Considering that Sarah Palin has declared her belief that the right to privacy is guaranteed by the Constitution, this August 2008 Scientific American article by Daniel Solove about how privacy is evolving in the internet age is worth revisiting.
It is still possible to protect privacy, but doing so requires that we rethink outdated understandings of the concept. One such view holds that privacy requires total secrecy: once information is revealed to others, it is no longer private. This notion of privacy is unsuited to an online world. The generation of people growing up today understands privacy in a more nuanced way. They know that personal information is routinely shared with countless others, and they also know that they leave a trail of data wherever they go.
The more subtle understanding of privacy embraced by Generation Google recognizes that a person should retain some control over personal information that becomes publicly available. This generation wants a say in how private details of their lives are disseminated.
Solove suggests that as a result, we need to firm up legal protection of the data we generate through our online activities. I couldn’t agree more, though I don’t get the sense that Generation Google much cares about it. I’m not sure what the nuances are that Solove is pointing to; it’s hard to get the feeling that people are concerned with privacy at a deeper level because they don’t like having online activity broadcast by Facebook.
Rather it seems that when we use the internet, we become blinded by our own self-absorption and too enthralled by narcissism to care about what sort of digital trail we leave behind. If we are casting a wider net than we realize, if marketers find us so important as to publicize us further, then so much the better. We are achieving greater notoriety, registering even more deeply in the public sphere, where selves are now predominantly fashioned. And though we may start out only wanting our friends to know what we want them to know, the lack of reciprocity and face-to-face exchange in online relations begins to make us indiscriminate about who pays attention to us. Online, a page view is a page view, a comment is a comment; in the end it all gives us the same sense of being paid attention to in that realm. So social networks exert a centrifugal force, and the seeds of our identity are sprayed out in ever-widening circles, looking for a place to find purchase.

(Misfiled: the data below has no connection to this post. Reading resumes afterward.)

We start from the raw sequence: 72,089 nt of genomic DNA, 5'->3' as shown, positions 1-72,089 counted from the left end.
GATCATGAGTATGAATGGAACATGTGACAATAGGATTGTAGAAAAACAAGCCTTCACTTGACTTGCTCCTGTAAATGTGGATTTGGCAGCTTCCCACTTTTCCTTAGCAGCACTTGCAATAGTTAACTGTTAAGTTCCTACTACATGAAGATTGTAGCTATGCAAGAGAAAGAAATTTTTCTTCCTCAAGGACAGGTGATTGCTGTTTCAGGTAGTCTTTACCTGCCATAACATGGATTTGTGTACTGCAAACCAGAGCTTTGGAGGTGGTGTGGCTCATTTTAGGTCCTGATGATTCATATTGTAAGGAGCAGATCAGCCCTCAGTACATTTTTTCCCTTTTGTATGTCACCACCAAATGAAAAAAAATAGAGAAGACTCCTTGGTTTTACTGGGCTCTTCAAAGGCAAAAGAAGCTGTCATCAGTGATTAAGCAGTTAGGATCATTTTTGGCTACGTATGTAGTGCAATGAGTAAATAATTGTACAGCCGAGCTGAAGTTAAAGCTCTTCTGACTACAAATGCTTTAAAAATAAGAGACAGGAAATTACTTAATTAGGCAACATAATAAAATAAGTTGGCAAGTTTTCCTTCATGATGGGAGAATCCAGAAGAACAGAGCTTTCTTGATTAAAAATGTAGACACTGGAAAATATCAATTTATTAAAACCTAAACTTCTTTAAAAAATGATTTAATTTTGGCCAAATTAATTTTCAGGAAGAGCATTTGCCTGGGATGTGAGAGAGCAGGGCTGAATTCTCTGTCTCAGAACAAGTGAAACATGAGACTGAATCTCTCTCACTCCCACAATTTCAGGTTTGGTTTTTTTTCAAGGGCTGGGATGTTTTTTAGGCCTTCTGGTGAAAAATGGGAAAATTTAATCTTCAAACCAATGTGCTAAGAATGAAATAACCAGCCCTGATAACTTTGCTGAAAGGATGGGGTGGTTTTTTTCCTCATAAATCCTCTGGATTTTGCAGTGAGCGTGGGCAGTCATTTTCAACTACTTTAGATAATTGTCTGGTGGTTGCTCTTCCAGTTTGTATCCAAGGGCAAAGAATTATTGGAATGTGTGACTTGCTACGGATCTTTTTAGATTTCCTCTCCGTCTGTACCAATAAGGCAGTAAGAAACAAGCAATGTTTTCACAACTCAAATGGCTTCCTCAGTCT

So privacy concerns have taken a backseat to publicity concerns. We don’t have to use the internet and create a digital record of our lives; we choose to, because it is both convenient and flattering, particularly when personalized ads succeed in making us feel well-understood. In general, we are aware of our digital trail but, encouraged by the design of social networking and the ways it tries to prod us into perpetually applaud and recognize one another, generally think only of how our digital history can aggrandize us. As the private sphere disappeared—as Richard Sennett details in The Fall of Public Man—and public life became a forum for expressing the authentic self, a new imperative to celebrity takes hold: the more publicity one receives, the more established and concrete one’s authentic self begins to seem to oneself. If I wear a clever T-shirt and no one sees me, what have I really accomplished? The idea expressed by the T-shirt has not been affixed to my image; it hasn’t been affirmed and validated. I remain that much more amorphous.
Social networking makes it so I can believe someone is always seeing me wear my clever T-shirt, or listen to a cool band, or come up with a pithy sentence about what I am doing right now.
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